At some point in your admin career, you’ll probably encounter customer relationshipsoftware (CRM). These databases help organizations keep track of the relationships they have with clients, customers, potential clients and other contacts. There are a lot of different CRM software products on the market; the most popular include Salesforce, Microsoft Dynamics CRM, Oracle Sales Cloud and SugarCRM.
CRM software typically includes a searchable contact database that includes information about customers’ preferences, history and so on, and that is accessible by everyone who interacts with the customer, says Andrea Lotz, a writer at AllProWebTools.
The database can go beyond just customers; the CRM is often seen as the central repository of all things “people,” says Dalia Asterbadi, vice president of relationship management at realSociable. Other contacts stored in the CRM may include business partners, vendors, members of the media, competitors, suppliers, volunteers and targets.
This storehouse of knowledge can help organizations determine the kinds of engagement, communications, admin duties, billing and customer service required to hold onto clients and customers, Asterbadi says. In addition, a CRM can help facilitate marketing, sales, support, accounting, billing and analytics.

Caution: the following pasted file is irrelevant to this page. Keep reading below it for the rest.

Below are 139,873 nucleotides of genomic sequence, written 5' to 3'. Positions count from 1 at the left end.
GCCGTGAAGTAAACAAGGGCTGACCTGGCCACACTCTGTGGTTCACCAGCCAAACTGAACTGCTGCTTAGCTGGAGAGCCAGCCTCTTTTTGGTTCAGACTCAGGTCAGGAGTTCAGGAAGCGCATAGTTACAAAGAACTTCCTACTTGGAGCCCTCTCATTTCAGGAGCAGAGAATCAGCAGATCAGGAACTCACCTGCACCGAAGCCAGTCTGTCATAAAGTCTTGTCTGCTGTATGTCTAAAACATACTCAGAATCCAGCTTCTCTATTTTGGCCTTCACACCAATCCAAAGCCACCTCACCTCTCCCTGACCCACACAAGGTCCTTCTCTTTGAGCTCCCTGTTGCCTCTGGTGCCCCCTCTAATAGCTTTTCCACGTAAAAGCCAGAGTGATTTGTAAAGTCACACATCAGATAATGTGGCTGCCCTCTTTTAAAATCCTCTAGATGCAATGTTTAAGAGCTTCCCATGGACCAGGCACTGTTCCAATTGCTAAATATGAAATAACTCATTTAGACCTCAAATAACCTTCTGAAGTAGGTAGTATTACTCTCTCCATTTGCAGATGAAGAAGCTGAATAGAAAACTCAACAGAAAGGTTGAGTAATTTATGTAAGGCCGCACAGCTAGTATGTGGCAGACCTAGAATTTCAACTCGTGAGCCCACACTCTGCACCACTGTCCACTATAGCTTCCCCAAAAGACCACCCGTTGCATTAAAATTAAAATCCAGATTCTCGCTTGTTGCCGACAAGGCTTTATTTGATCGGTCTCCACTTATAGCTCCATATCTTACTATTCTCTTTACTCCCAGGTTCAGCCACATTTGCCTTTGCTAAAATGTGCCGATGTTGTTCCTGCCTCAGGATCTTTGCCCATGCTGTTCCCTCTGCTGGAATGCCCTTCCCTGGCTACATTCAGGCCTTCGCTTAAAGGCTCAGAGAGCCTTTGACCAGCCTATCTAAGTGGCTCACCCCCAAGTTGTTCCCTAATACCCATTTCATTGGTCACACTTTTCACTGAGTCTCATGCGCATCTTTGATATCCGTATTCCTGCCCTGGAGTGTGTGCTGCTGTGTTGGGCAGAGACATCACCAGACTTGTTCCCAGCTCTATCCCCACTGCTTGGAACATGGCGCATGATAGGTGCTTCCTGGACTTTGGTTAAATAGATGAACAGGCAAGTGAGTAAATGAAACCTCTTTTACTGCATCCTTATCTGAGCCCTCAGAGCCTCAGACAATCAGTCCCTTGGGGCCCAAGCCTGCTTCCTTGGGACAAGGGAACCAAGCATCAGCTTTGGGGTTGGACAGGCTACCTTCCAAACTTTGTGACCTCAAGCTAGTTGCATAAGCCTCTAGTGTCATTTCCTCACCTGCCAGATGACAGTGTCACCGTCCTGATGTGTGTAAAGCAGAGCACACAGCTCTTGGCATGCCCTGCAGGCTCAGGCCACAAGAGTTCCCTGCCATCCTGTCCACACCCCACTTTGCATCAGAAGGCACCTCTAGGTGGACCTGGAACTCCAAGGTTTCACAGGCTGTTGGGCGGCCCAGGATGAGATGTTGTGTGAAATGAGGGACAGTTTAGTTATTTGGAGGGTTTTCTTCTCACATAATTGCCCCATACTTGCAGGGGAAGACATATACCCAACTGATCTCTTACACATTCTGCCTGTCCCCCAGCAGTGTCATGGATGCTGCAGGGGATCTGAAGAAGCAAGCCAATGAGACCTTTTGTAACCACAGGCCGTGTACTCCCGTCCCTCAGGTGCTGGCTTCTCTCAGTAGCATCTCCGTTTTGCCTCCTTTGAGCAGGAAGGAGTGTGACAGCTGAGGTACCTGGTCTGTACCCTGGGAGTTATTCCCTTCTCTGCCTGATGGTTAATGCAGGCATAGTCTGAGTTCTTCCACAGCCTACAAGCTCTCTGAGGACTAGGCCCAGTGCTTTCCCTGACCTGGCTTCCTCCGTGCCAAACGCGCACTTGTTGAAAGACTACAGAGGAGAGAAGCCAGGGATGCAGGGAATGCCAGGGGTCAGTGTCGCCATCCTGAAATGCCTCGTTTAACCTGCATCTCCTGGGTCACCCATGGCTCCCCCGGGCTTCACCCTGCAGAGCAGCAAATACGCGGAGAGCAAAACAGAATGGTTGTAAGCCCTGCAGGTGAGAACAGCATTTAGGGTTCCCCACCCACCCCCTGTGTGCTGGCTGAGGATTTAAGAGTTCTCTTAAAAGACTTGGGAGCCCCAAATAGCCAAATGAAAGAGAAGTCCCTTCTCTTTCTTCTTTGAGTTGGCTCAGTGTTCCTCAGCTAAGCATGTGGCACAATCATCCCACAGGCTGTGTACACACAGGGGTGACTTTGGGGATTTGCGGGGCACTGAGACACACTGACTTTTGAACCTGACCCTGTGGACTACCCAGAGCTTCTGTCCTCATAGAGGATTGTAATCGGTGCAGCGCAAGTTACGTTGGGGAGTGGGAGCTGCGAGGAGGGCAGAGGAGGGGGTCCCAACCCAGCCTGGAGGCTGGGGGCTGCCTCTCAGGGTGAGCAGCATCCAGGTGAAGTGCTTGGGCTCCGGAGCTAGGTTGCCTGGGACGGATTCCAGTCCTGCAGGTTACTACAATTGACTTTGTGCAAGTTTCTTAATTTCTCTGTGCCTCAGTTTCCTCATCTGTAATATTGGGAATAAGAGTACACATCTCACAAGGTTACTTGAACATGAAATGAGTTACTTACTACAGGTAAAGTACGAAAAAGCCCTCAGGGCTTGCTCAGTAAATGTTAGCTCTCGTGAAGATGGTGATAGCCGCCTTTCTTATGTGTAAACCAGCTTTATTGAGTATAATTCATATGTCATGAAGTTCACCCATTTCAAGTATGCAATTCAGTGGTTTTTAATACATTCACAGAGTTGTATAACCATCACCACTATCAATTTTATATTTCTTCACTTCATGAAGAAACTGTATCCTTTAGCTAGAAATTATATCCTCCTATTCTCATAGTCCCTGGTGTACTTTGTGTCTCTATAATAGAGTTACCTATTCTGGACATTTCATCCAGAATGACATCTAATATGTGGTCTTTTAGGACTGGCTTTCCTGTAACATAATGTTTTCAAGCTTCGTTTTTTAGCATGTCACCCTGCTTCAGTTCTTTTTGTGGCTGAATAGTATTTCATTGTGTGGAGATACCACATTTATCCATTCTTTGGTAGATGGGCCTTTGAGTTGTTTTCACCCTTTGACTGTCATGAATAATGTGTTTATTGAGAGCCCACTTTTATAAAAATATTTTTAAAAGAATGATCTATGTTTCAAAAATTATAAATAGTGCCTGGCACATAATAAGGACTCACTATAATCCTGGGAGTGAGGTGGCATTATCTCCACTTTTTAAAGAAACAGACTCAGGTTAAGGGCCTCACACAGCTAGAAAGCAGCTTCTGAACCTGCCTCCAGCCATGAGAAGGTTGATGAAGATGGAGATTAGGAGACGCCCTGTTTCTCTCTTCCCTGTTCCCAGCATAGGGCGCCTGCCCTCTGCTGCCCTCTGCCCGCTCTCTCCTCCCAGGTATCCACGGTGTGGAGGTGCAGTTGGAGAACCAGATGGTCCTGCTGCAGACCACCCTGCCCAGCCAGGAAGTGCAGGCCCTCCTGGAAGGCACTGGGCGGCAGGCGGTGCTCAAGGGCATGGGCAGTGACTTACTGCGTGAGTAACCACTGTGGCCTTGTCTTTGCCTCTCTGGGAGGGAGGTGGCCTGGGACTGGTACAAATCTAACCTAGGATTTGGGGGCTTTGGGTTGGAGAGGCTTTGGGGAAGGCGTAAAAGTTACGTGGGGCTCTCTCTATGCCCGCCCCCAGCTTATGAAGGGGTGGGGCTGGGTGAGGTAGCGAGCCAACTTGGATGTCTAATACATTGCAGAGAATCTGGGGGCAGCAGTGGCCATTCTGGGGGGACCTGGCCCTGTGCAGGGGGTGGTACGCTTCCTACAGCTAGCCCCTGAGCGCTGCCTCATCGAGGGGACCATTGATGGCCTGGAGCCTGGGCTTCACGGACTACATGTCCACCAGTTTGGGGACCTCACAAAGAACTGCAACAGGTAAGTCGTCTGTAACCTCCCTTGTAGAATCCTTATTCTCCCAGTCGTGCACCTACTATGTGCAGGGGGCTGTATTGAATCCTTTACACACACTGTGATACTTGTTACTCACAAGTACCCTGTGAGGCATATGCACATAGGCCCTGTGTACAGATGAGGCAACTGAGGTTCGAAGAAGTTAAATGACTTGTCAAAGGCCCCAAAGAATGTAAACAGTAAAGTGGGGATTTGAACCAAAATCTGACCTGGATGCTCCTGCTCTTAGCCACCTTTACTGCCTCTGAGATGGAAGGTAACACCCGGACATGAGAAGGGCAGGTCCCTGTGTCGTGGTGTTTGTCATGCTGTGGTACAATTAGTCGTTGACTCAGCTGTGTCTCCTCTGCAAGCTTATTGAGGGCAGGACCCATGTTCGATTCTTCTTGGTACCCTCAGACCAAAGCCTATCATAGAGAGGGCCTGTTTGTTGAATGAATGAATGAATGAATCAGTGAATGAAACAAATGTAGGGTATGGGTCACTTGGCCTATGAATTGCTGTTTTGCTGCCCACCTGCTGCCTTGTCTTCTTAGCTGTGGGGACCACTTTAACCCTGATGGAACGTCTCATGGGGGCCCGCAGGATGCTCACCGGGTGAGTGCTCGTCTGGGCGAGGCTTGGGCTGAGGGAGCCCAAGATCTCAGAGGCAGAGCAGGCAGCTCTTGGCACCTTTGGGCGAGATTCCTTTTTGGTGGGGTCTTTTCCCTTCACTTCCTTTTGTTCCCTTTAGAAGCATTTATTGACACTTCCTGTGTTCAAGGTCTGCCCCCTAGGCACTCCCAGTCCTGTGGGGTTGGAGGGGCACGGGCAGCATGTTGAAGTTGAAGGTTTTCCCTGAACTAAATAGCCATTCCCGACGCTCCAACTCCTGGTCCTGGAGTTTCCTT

Knowing how to work with a CRM can extend administrative assistants’ core competencies and enhance their overall influence within the company, Asterbadi says. For example, companies that integrate contracts into the CRM take filing tasks off the admin’s plate, so he can focus on helping with customer support or producing reports, she says. This gives admins a stronger role in the process.
“For admins, the CRM might be used less for interacting with customers and more for tracking long-term important business relationships,” Lotz adds. “They can use it to set callback reminders, and keep a high-level knowledge of what’s going on with customer service. An informed admin is a good admin, and CRMs basically help keep you totally in the loop.”